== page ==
Following up from her winning scholarship idea of giving ‘Thomas the Tank Engine’ a zero-emissions makeover, we had the pleasure of catching up Aurecon’s Sam Stojanovski for our latest instalment of the Next Generation Q&A.

An enthusiastic champion of rail’s benefits, Sam shares her excitement in the new technologies changing industry and the real impacts rail makes to people’s lives. As a future mentor, she also reflects on the joy that comes from connections with colleagues, especially on those “days where you want to rip your hair out because your CAD froze”. Take her warning to “always have auto save on” and like Thomas the Tank Engine 2.0, get ready for rail’s new and improved adventures “Peep! Peep!”

Sam Stojanovski, Civil Engineer, Aurecon

Your scholarship entry to last year’s inaugural Rail Decarbonisation conference focused on a makeover of Thomas the Tank Engine into a zero-emissions train*. What inspired this idea? What progress have you seen in this area? What more is required?

As a child, one of my favourite shows, as I am sure for many, was Thomas the Tank Engine. Through research and internal meetings at work, I’d been hearing about hydrogen trains coming more into the picture, especially in Germany who were the first to have a hydrogen train and are looking at retrofitting and reusing old trains to suit hydrogen battery. This made me think about why not choosing a clever cartoon from my childhood that is recognizable by all and making a witty story about him. I feel there is a lot of work to still do, but I know many organisations within Australia are looking at the future of rail and decarbonization.

What are you currently working on?

I’m currently working in the overhead wiring and structures area in the NSW Sydney Trains System across multiple projects – specifically the Transport Access Program (TAP) projects which aim to deliver safe, modern and accessible public transport infrastructure across the state.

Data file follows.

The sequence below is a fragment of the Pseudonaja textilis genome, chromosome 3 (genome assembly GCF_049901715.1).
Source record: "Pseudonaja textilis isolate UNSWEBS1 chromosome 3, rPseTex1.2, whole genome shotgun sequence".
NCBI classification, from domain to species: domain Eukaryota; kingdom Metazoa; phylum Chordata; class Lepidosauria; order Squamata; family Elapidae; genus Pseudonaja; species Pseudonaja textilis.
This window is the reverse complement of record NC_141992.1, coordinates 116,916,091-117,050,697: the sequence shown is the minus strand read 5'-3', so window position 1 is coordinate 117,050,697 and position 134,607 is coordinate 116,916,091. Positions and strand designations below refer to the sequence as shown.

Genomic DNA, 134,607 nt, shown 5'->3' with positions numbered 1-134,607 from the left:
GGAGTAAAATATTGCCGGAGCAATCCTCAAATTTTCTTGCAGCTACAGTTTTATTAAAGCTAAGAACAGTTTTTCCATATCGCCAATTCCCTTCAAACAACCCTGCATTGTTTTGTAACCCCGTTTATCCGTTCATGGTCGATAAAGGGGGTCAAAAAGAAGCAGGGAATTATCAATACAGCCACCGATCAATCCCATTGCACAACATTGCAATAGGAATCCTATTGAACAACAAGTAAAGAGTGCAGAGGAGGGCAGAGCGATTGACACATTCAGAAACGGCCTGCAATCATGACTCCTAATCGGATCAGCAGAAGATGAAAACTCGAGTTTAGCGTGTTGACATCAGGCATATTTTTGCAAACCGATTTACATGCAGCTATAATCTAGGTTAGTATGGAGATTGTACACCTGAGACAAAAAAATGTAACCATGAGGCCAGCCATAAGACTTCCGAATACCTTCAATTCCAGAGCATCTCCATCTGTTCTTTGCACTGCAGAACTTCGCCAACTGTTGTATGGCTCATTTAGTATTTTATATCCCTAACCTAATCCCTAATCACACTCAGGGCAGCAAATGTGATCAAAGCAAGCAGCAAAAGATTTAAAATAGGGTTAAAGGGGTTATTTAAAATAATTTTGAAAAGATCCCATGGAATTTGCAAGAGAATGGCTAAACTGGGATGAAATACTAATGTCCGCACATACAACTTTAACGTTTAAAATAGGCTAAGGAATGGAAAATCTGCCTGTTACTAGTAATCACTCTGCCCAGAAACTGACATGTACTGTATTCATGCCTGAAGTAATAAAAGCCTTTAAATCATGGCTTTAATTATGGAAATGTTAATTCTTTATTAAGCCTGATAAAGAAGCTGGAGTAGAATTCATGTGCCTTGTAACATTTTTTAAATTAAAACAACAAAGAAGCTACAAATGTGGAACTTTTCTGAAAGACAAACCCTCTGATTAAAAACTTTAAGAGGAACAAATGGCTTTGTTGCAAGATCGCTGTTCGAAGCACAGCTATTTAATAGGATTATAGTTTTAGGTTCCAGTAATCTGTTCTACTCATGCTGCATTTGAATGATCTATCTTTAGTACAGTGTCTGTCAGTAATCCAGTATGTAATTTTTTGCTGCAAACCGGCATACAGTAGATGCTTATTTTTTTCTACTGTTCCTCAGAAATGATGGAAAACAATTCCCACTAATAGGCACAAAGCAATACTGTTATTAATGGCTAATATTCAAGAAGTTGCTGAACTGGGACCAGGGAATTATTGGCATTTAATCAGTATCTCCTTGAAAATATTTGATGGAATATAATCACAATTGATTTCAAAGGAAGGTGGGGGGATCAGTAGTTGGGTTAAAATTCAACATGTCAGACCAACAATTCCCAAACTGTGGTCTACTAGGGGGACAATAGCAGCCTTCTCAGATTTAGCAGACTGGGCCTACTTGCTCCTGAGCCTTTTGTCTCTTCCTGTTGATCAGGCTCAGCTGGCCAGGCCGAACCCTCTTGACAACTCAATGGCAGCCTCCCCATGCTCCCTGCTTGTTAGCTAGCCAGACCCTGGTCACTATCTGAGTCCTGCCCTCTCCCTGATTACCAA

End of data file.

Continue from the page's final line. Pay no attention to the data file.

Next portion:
Tell us about your career path leading up to your current role.

I started working as a junior project engineer in my third year of university at a horizontal directional drilling company. I was fortunate enough to work on many projects across New South Wales and I gained a lot of experience learning AutoCAD, designing underground assets, reading standards and plans, and conducting surveying and extracting the data. This role gave me the opportunity to use my university knowledge in the practical field and gain knowledge outside of university. Then in my final year of university I landed a career within the rail sector working in overhead wiring and structures.

What’s your favorite part of your job? Or, What is something that surprised you about this industry?

Honestly my colleagues. I have been able to enjoy work with stressful deadlines because I always have my colleagues to fall back on to have a laugh. I have developed close connections with them, and they make work more enjoyable.

I also enjoy designing and seeing my work become a real-life project in front of me. I get satisfaction from seeing it through and accomplishing projects. Even when there are days where you want to rip your hair out because your CAD froze… so always have auto save on.

The rail industry is actually one of the most efficient systems to move people from place to place but I think, even I don’t stop to think “wow – I am working on something benefiting people or take appreciation of the work I do”.

What do you enjoy doing outside of work?

I enjoy to crotchet/knit and go to the gym.

Where do you hope to go to next in your career?

I hope to build up my technical experience in the rail and structures sector to be able to mentor and teach others as they have done for me. Also to see the new technologies coming into the field and how they can assist us, especially the whole talk of robotics and AI playing a huge part.

Sam attended our inaugural Rail Decarbonisation conference on a scholarship. Informa Australia is proud to offer scholarships for young rail professionals to attend all our conferences. Visit the event websites for more details.